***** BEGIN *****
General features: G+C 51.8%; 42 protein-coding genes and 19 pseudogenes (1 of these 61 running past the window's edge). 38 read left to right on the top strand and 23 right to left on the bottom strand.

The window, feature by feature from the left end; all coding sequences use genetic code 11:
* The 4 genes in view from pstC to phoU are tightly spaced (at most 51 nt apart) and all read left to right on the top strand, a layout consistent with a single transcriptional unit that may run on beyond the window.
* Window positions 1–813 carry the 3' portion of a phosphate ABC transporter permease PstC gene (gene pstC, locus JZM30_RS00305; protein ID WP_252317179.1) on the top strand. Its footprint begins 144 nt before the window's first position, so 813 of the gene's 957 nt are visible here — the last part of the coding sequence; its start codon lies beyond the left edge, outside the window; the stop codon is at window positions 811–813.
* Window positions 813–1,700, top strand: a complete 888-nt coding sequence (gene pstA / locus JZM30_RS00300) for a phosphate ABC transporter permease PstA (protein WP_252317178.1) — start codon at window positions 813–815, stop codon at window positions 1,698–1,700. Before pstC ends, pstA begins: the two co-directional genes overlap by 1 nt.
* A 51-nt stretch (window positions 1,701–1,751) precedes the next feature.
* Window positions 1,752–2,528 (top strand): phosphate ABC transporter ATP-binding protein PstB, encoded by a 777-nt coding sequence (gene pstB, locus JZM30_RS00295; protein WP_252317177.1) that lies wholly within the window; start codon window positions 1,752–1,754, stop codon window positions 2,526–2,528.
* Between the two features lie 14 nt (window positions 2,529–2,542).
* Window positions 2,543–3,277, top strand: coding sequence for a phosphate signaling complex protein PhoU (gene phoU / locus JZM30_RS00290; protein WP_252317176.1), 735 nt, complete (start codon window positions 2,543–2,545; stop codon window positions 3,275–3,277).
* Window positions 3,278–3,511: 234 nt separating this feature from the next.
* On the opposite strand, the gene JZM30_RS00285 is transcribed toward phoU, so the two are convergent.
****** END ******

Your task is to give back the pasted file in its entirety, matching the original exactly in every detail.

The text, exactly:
General features: G+C 51.8%; 42 protein-coding genes and 19 pseudogenes (1 of these 61 running past the window's edge). 38 read left to right on the top strand and 23 right to left on the bottom strand.

The window, feature by feature from the left end; all coding sequences use genetic code 11:
* The 4 genes in view from pstC to phoU are tightly spaced (at most 51 nt apart) and all read left to right on the top strand, a layout consistent with a single transcriptional unit that may run on beyond the window.
* Window positions 1–813 carry the 3' portion of a phosphate ABC transporter permease PstC gene (gene pstC, locus JZM30_RS00305; protein ID WP_252317179.1) on the top strand. Its footprint begins 144 nt before the window's first position, so 813 of the gene's 957 nt are visible here — the last part of the coding sequence; its start codon lies beyond the left edge, outside the window; the stop codon is at window positions 811–813.
* Window positions 813–1,700, top strand: a complete 888-nt coding sequence (gene pstA / locus JZM30_RS00300) for a phosphate ABC transporter permease PstA (protein WP_252317178.1) — start codon at window positions 813–815, stop codon at window positions 1,698–1,700. Before pstC ends, pstA begins: the two co-directional genes overlap by 1 nt.
* A 51-nt stretch (window positions 1,701–1,751) precedes the next feature.
* Window positions 1,752–2,528 (top strand): phosphate ABC transporter ATP-binding protein PstB, encoded by a 777-nt coding sequence (gene pstB, locus JZM30_RS00295; protein WP_252317177.1) that lies wholly within the window; start codon window positions 1,752–1,754, stop codon window positions 2,526–2,528.
* Between the two features lie 14 nt (window positions 2,529–2,542).
* Window positions 2,543–3,277, top strand: coding sequence for a phosphate signaling complex protein PhoU (gene phoU / locus JZM30_RS00290; protein WP_252317176.1), 735 nt, complete (start codon window positions 2,543–2,545; stop codon window positions 3,275–3,277).
* Window positions 3,278–3,511: 234 nt separating this feature from the next.
* On the opposite strand, the gene JZM30_RS00285 is transcribed toward phoU, so the two are convergent.